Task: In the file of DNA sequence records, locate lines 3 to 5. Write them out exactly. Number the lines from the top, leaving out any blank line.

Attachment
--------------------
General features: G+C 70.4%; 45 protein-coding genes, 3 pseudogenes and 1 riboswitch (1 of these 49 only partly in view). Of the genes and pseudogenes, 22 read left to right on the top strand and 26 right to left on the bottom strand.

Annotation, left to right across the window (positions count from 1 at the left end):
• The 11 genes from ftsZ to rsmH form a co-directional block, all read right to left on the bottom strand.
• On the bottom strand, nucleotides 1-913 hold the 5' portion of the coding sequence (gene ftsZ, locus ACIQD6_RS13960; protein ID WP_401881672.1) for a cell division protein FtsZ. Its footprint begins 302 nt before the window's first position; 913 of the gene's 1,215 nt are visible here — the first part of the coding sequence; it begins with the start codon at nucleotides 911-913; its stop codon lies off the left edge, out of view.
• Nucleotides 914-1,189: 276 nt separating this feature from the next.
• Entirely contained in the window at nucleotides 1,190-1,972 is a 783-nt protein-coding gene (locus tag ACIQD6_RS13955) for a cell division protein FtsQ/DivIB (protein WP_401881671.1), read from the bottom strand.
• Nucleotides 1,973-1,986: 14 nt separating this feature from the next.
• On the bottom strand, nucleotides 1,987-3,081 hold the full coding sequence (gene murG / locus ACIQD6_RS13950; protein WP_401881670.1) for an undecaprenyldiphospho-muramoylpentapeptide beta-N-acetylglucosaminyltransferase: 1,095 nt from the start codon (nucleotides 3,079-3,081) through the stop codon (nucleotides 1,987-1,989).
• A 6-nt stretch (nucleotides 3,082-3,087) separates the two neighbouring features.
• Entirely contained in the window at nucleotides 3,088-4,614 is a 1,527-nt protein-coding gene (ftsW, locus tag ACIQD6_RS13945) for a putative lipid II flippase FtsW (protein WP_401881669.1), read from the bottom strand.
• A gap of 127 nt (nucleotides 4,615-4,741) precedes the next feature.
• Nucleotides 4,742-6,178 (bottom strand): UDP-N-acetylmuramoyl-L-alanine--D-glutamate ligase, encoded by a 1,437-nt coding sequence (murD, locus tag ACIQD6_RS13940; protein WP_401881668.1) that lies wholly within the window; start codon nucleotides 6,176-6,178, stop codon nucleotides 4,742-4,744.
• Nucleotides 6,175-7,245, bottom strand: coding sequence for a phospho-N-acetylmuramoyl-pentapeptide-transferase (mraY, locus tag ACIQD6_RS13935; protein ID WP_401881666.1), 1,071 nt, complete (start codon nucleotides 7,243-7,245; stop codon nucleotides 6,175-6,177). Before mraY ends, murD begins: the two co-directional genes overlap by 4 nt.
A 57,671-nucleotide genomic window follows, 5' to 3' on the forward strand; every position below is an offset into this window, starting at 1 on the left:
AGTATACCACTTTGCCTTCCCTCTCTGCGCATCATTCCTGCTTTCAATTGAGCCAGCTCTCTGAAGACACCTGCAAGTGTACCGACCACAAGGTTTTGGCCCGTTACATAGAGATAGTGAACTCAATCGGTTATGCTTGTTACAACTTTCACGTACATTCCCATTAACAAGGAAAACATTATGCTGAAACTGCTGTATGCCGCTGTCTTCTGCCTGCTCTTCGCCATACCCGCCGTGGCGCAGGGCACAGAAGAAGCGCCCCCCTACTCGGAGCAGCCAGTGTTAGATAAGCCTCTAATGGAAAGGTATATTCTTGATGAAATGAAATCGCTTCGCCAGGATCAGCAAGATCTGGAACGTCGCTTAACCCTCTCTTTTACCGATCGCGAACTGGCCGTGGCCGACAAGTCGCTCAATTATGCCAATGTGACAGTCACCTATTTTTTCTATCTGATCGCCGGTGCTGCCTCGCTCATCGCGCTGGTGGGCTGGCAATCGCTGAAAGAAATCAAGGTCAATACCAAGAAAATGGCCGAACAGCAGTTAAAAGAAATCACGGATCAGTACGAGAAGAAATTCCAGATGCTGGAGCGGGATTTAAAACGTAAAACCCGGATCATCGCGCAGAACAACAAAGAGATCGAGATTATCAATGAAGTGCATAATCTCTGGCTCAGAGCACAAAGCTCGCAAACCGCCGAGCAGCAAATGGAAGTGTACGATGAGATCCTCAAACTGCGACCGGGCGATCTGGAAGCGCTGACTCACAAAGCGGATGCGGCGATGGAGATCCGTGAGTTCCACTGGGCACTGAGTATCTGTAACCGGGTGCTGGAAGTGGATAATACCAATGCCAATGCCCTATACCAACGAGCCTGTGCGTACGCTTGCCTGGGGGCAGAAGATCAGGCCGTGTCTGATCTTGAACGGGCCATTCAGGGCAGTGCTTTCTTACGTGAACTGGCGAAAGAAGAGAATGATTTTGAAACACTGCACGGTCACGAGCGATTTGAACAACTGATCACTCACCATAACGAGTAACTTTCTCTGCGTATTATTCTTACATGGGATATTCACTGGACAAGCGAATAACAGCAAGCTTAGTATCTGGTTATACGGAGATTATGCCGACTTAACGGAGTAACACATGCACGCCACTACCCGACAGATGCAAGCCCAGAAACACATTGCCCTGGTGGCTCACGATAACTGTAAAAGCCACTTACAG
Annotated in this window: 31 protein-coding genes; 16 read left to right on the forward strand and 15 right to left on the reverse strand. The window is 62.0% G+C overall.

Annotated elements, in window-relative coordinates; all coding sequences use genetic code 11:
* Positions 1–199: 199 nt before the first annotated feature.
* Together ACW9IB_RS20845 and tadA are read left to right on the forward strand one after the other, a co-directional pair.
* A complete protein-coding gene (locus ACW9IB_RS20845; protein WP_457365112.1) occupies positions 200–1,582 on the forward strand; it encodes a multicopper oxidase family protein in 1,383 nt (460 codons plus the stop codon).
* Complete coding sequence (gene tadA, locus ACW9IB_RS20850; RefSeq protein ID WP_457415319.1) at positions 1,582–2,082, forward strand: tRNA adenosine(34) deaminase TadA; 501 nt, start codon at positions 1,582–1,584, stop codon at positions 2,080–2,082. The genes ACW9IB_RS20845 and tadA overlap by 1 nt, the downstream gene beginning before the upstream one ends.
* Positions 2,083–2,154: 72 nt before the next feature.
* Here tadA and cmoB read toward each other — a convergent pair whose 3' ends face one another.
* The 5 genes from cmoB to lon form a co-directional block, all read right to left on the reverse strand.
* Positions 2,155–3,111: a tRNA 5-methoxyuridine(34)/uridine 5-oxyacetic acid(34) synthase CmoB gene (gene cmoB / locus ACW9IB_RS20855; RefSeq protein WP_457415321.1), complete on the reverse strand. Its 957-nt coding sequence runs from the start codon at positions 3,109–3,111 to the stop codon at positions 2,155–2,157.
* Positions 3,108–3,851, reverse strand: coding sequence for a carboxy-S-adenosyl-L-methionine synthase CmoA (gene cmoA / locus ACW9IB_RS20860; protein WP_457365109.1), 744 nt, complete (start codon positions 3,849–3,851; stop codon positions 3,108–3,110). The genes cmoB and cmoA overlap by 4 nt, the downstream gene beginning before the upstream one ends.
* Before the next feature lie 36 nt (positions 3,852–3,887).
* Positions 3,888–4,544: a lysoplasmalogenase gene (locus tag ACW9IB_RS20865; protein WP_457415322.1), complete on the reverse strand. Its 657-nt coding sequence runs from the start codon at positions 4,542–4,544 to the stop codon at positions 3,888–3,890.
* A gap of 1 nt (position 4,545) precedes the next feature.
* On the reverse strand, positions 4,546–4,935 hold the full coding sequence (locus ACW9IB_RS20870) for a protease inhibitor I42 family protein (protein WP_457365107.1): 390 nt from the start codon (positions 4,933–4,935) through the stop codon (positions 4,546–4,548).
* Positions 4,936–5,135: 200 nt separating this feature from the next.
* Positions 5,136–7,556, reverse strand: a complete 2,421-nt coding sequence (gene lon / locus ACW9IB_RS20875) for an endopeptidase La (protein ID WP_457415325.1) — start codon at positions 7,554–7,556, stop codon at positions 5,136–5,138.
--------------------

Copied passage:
• The 11 genes from ftsZ to rsmH form a co-directional block, all read right to left on the bottom strand.
• On the bottom strand, nucleotides 1-913 hold the 5' portion of the coding sequence (gene ftsZ, locus ACIQD6_RS13960; protein ID WP_401881672.1) for a cell division protein FtsZ. Its footprint begins 302 nt before the window's first position; 913 of the gene's 1,215 nt are visible here — the first part of the coding sequence; it begins with the start codon at nucleotides 911-913; its stop codon lies off the left edge, out of view.
• Nucleotides 914-1,189: 276 nt separating this feature from the next.